[openstack-dev] [Nova] bp proposal: discovery of peer instances through metadata service

Justin Santa Barbara justin at fathomdb.com
Fri Jan 24 20:05:38 UTC 2014

> Well if you're on a Neutron private network then you'd only be DDOS-ing
> yourself.
> In fact I think Neutron allows broadcast and multicast on private
> networks, and
> as nova-net is going to be deprecated at some point I wonder if this is
> reducing
> to a corner case ?

Neutron may well re-enable multicast/broadcast, but I think that (1)
multicast/broadcast is the wrong thing to use anyway, and more of an
artifact of the way clusters were previously deployed and (2) we should
have an option that doesn't require people to install Neutron with
multicast enabled.  I think that many public clouds, particularly those
that want to encourage an XaaS ecosystem, will avoid forcing people to use
Neutron's isolated networks.

> it seems that IP address would really be enough
> and the agents or whatever in the instance could take it from there ?

Quite possibly.  I'm very open to doing just that if people would prefer.

What worried me most, I think, is that if we make this part of the standard
> metadata then everyone would get it, and that raises a couple of concerns:
> - Users with lots of instances (say 1000's) but who weren't trying to run
> any form
> of discovery would start getting a lot more metadata returned, which might
> cause
> performance issues

The list of peers is only returned if the request comes in for peers.json,
so there's no growth in the returned data unless it is requested.  Because
of the very clear instructions in the comment to always pre-fetch data, it
is always pre-fetched, even though it would make more sense to me to fetch
it lazily when it was requested!  Easy to fix, but I'm obeying the comment
because it was phrased in the form of a grammatically valid sentence :-)

> - Some users might be running instances on behalf of customers (consider
> say a
> PaaS type service where the user gets access into an instance but not to
> the
> Nova API.   In that case I wouldn't want one instance to be able to
> discover these
> kinds of details about other instances.
Yes, I do think this is a valid concern.  But, there is likely to be _much_
more sensitive information in the metadata service, so anyone doing this is
hopefully blocking the metadata service anyway.  On EC2 with IAM, or if we
use trusts, there will be auth token in there.  And not just for security,
but also because if the PaaS program is auto-detecting EC2/OpenStack by
looking for the metadata service, that will cause the program to be very
confused if it sees the metadata for its host!

> So it kind of feels to me that this should be some other specific set of
> metadata
> that instances can ask for, and that instances have to explicitly opt into.

I think we have this in terms of the peers.json endpoint for byte-count
concerns.  For security, we only go per-project; I don't think we're
exposing any new information; and anyone doing multi-tenant should either
be using projects or be blocking 169.254 anyway.

We already have a mechanism now where an instance can push metadata as a
> way of Windows instances sharing their passwords - so maybe this could
> build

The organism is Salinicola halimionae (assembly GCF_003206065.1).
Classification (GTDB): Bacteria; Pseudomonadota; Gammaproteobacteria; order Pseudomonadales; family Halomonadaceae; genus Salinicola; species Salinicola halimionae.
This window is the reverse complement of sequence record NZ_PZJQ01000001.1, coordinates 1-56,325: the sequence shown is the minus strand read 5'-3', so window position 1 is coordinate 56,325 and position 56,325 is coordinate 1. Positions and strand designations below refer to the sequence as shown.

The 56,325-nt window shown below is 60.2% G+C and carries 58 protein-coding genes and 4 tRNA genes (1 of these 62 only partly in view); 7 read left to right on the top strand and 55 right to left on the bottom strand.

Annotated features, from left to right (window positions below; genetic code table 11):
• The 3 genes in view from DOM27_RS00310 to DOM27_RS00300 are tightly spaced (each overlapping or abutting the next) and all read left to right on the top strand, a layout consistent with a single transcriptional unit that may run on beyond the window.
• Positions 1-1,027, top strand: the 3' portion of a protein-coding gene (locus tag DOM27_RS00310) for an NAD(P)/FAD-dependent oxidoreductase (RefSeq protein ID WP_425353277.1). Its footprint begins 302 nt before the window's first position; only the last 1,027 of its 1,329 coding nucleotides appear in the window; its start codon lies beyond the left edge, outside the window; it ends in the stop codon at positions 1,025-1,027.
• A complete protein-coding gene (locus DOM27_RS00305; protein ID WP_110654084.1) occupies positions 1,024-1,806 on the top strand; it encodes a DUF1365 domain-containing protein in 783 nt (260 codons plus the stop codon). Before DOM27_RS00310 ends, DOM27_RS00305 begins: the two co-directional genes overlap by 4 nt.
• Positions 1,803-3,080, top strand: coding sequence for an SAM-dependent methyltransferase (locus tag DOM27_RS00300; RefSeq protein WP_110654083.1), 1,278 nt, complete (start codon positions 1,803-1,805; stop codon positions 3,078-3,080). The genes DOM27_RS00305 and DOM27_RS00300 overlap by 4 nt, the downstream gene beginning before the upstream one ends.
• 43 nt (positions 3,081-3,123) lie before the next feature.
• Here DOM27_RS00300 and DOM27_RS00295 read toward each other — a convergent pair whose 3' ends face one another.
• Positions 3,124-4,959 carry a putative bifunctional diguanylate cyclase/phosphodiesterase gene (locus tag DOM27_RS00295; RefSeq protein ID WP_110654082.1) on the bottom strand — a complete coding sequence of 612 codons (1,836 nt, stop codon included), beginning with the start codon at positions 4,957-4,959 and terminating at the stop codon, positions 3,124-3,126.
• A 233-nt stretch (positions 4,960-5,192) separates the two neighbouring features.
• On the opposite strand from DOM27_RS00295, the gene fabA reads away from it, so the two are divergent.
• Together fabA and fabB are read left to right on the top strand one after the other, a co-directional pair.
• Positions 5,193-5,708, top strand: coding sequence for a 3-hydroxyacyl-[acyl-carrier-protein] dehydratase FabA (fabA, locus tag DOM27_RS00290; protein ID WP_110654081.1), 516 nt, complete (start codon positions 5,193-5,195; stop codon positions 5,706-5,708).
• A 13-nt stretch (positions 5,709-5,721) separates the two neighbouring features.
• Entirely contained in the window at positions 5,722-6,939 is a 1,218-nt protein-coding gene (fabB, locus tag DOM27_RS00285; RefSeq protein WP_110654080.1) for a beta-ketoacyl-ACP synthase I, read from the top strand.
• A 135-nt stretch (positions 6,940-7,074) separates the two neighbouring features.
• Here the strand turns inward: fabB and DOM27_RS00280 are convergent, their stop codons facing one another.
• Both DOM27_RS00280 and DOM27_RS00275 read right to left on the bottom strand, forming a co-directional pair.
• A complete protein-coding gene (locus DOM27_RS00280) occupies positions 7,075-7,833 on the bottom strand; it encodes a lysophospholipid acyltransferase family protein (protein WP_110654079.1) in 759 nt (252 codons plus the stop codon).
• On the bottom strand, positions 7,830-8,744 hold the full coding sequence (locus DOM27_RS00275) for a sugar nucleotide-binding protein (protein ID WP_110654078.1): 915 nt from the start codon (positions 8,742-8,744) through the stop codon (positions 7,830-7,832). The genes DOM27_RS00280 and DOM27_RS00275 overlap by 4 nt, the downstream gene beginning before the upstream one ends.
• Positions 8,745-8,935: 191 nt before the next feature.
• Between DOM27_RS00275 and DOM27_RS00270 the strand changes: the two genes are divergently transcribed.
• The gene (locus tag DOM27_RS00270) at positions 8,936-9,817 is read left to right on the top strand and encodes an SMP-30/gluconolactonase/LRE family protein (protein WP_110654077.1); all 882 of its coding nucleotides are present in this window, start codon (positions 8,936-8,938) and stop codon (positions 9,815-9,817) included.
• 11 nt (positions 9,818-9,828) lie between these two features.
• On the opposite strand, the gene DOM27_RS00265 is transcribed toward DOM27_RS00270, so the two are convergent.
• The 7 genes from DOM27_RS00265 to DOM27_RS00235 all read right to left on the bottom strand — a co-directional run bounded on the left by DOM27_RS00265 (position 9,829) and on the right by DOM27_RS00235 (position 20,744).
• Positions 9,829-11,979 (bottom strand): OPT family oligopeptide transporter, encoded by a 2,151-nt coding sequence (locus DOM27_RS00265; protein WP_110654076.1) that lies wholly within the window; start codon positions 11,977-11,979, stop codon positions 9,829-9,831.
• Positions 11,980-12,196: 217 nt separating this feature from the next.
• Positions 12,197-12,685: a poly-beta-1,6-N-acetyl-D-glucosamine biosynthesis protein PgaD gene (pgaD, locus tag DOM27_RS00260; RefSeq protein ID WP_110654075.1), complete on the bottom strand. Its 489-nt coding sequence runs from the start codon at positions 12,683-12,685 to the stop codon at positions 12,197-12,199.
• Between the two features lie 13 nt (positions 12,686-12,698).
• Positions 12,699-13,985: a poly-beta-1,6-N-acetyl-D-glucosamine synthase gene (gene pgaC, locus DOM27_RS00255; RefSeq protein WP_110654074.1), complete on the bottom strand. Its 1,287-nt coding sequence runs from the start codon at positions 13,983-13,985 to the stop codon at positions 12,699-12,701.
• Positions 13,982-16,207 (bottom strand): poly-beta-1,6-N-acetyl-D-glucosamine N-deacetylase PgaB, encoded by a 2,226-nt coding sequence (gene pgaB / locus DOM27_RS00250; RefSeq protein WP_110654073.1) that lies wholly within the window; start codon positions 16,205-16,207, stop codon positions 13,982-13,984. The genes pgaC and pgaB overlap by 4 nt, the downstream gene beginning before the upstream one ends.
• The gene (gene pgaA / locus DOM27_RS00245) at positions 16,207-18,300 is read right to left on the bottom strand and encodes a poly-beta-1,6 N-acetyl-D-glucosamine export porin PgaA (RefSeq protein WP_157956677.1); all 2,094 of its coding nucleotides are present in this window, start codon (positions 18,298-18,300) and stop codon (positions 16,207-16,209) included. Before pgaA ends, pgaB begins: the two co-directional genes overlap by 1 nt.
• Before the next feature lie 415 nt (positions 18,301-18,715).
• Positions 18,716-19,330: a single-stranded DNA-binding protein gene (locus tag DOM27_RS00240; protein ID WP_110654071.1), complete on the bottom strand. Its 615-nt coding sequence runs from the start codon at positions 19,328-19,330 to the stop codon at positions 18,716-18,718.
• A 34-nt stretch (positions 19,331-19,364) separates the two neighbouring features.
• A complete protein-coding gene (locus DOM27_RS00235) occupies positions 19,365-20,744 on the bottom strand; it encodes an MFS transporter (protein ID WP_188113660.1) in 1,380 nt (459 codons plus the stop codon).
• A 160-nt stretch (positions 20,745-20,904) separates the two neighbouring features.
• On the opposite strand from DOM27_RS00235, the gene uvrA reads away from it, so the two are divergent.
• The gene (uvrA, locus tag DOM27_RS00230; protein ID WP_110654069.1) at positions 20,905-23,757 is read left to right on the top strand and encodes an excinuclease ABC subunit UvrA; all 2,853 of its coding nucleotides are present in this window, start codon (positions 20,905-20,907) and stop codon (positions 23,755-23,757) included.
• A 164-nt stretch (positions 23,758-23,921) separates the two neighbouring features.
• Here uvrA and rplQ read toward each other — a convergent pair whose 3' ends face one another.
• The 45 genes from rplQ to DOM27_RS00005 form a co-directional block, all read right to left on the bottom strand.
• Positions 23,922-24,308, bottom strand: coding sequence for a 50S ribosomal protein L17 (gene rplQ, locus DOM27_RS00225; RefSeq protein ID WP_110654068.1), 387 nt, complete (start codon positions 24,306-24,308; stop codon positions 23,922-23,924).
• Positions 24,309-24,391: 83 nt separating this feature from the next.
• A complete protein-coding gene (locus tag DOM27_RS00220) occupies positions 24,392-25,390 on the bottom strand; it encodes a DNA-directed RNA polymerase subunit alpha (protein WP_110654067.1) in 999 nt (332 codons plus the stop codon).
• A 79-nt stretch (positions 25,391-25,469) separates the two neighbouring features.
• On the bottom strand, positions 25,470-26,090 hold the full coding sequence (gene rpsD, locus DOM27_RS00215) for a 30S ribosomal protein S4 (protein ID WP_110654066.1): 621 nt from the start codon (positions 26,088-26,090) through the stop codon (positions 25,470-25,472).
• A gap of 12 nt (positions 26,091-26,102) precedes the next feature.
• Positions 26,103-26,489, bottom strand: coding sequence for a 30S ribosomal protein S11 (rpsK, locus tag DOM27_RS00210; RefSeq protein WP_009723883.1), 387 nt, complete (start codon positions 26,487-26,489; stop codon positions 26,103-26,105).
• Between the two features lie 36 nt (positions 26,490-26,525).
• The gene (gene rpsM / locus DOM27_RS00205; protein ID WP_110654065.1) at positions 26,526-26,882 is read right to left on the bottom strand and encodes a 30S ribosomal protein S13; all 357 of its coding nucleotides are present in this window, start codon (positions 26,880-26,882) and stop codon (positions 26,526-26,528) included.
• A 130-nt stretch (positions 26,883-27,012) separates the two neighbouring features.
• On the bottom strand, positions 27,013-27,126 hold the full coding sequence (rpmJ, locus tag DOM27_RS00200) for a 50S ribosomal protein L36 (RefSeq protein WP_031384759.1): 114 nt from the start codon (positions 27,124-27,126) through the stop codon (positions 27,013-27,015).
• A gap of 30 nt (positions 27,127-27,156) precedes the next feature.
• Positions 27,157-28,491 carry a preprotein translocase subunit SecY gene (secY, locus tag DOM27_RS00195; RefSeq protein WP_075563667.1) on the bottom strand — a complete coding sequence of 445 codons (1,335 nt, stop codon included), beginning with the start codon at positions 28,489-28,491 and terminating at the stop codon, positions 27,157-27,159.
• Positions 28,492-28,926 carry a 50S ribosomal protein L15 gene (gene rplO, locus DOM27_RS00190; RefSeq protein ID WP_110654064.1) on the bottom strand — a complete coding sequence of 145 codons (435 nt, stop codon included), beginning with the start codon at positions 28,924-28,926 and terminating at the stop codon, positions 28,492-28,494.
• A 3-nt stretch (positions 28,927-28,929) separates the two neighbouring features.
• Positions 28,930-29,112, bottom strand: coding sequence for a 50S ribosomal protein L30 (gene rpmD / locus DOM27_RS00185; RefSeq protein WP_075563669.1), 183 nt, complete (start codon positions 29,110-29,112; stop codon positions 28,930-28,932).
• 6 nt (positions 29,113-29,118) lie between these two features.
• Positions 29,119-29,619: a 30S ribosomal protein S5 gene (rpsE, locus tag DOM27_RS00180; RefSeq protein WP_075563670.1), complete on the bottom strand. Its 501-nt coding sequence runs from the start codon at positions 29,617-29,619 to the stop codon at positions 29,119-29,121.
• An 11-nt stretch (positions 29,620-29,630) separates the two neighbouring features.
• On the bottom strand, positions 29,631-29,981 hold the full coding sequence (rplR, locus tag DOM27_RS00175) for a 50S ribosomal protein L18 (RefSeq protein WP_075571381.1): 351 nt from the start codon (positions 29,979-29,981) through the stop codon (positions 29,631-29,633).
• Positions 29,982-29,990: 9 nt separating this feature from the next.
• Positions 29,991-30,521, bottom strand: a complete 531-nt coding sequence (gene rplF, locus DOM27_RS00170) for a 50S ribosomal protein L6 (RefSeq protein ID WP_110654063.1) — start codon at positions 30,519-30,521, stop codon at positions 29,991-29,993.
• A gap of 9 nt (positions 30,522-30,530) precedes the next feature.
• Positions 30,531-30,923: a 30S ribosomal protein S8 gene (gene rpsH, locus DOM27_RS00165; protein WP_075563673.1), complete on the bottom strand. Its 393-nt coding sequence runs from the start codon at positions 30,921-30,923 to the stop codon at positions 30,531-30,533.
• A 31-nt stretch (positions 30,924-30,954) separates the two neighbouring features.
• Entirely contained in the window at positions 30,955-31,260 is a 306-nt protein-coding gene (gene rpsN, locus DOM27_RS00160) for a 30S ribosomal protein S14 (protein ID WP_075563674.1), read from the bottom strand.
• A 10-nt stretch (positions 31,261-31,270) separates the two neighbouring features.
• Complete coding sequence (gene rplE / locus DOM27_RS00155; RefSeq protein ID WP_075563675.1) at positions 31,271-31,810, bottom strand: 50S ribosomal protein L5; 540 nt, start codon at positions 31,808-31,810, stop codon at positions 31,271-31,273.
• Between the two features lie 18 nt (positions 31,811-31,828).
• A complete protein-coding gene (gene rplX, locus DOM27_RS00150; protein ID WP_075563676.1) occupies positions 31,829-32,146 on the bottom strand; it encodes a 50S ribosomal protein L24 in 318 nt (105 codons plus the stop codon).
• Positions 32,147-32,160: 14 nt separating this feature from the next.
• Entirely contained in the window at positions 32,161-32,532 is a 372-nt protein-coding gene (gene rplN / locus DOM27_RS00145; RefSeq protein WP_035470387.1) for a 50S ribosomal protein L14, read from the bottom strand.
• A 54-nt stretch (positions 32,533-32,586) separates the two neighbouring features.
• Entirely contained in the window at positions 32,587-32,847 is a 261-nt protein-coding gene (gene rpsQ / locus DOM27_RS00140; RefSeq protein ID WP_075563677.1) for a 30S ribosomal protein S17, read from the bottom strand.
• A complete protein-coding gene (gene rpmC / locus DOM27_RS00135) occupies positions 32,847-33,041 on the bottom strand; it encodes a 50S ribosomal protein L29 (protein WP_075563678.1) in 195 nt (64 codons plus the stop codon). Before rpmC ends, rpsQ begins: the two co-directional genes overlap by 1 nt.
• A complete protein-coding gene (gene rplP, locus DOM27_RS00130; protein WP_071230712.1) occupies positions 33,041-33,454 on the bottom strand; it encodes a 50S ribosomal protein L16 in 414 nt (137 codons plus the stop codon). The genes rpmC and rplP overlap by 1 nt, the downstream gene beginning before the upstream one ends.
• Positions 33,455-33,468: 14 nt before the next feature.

> on that somehow - for example each instance pushes the data its willing to
> share
> with other instances owned by the same tenant ?

I do like that and think it would be very cool, but it is much more complex
to implement I think.  It also starts to become a different problem: I do
think we need a state-store, like Swift or etcd or Zookeeper that is easily
accessibly to the instances.  Indeed, one of the things I'd like to build
using this blueprint is a distributed key-value store which would offer
that functionality.  But I think that having peer discovery is a much more
tightly defined blueprint, whereas some form of shared read-write
data-store is probably top-level project complexity.

> > On external agents doing the configuration: yes, they could put this
> into user
> > defined metadata, but then we're tied to a configuration system.  We have
> > to get 20 configuration systems to agree on a common format (Heat,
> Puppet,
> > Chef, Ansible, SaltStack, Vagrant, Fabric, all the home-grown systems!)
>  It
> > also makes it hard to launch instances concurrently (because you want
> node
> > #2 to have the metadata for node #1, so you have to wait for node #1 to
> get
> > an IP).
> >
> Well you've kind of got to agree on a common format anyway haven't you
> if the information is going to come from metadata ?   But I get your other
> points.

We do have to define a format, but because we only implement it once if we
do it at the Nova level I hope that there will be much more pragmatism than
if we had to get the configuration cabal to agree.  We can implement the
format, and if consumers want the functionality that's the format they must
parse :-)

>  I'd just like to
> see it separate from the existing metadata blob, and on an opt-in basis

Separate: is peers.json enough?  I'm not sure I'm understanding you here.

Opt-in:   IMHO, the danger of our OpenStack
everything-is-optional-and-configurable approach is that we end up in a
scenario where nothing is consistent and so nothing works "out of the box".
 I'd much rather hash-out an agreement about what is safe to share, even if
that is just IPs, and then get to the point where it is globally enabled.
 Would you be OK with it if it was just a list of IPs?

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